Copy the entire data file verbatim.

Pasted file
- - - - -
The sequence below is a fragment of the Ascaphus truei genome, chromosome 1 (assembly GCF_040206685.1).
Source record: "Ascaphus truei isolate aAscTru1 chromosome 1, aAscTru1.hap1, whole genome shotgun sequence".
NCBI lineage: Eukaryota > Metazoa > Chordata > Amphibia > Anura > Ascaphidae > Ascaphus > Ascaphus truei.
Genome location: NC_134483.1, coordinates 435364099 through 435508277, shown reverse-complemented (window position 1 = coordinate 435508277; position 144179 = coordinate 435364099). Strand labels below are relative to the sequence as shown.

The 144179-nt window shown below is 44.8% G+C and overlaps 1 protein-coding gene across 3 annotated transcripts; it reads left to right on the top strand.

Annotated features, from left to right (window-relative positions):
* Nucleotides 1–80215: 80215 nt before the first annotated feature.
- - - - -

The sequence below is a fragment of the Ascaphus truei genome, chromosome 1 (assembly GCF_040206685.1).
Source record: "Ascaphus truei isolate aAscTru1 chromosome 1, aAscTru1.hap1, whole genome shotgun sequence".
NCBI lineage: Eukaryota > Metazoa > Chordata > Amphibia > Anura > Ascaphidae > Ascaphus > Ascaphus truei.
Genome location: NC_134483.1, coordinates 435364099 through 435508277, shown reverse-complemented (window position 1 = coordinate 435508277; position 144179 = coordinate 435364099). Strand labels below are relative to the sequence as shown.

The 144179-nt window shown below is 44.8% G+C and overlaps 1 protein-coding gene across 3 annotated transcripts; it reads left to right on the top strand.

Annotated features, from left to right (window-relative positions):
* Nucleotides 1–80215: 80215 nt before the first annotated feature.